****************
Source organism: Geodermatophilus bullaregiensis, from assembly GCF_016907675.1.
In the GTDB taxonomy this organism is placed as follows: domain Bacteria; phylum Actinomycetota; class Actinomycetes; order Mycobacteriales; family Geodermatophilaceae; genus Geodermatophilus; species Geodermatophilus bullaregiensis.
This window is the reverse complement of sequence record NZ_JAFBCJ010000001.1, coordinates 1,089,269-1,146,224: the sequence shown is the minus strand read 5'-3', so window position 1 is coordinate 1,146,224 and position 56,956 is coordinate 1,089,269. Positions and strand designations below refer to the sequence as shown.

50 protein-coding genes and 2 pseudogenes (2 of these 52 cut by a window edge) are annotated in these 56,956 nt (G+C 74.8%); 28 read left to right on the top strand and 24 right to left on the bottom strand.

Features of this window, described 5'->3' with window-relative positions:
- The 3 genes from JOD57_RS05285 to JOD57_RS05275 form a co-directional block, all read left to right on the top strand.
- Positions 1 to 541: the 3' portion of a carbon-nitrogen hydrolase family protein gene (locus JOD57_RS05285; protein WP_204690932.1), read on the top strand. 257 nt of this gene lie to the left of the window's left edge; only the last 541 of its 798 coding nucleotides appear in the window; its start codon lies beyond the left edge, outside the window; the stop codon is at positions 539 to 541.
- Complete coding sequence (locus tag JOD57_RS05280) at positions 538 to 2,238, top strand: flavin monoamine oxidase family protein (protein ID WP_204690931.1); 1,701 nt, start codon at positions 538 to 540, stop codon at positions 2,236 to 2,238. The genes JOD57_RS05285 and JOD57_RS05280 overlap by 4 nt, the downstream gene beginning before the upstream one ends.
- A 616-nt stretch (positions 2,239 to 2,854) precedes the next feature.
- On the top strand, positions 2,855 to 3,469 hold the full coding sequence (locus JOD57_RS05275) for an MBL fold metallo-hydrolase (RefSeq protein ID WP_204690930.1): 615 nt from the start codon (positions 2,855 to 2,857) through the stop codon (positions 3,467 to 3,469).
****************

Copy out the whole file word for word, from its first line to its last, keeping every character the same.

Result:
Source organism: Geodermatophilus bullaregiensis, from assembly GCF_016907675.1.
In the GTDB taxonomy this organism is placed as follows: domain Bacteria; phylum Actinomycetota; class Actinomycetes; order Mycobacteriales; family Geodermatophilaceae; genus Geodermatophilus; species Geodermatophilus bullaregiensis.
This window is the reverse complement of sequence record NZ_JAFBCJ010000001.1, coordinates 1,089,269-1,146,224: the sequence shown is the minus strand read 5'-3', so window position 1 is coordinate 1,146,224 and position 56,956 is coordinate 1,089,269. Positions and strand designations below refer to the sequence as shown.

50 protein-coding genes and 2 pseudogenes (2 of these 52 cut by a window edge) are annotated in these 56,956 nt (G+C 74.8%); 28 read left to right on the top strand and 24 right to left on the bottom strand.

Features of this window, described 5'->3' with window-relative positions:
- The 3 genes from JOD57_RS05285 to JOD57_RS05275 form a co-directional block, all read left to right on the top strand.
- Positions 1 to 541: the 3' portion of a carbon-nitrogen hydrolase family protein gene (locus JOD57_RS05285; protein WP_204690932.1), read on the top strand. 257 nt of this gene lie to the left of the window's left edge; only the last 541 of its 798 coding nucleotides appear in the window; its start codon lies beyond the left edge, outside the window; the stop codon is at positions 539 to 541.
- Complete coding sequence (locus tag JOD57_RS05280) at positions 538 to 2,238, top strand: flavin monoamine oxidase family protein (protein ID WP_204690931.1); 1,701 nt, start codon at positions 538 to 540, stop codon at positions 2,236 to 2,238. The genes JOD57_RS05285 and JOD57_RS05280 overlap by 4 nt, the downstream gene beginning before the upstream one ends.
- A 616-nt stretch (positions 2,239 to 2,854) precedes the next feature.
- On the top strand, positions 2,855 to 3,469 hold the full coding sequence (locus JOD57_RS05275) for an MBL fold metallo-hydrolase (RefSeq protein ID WP_204690930.1): 615 nt from the start codon (positions 2,855 to 2,857) through the stop codon (positions 3,467 to 3,469).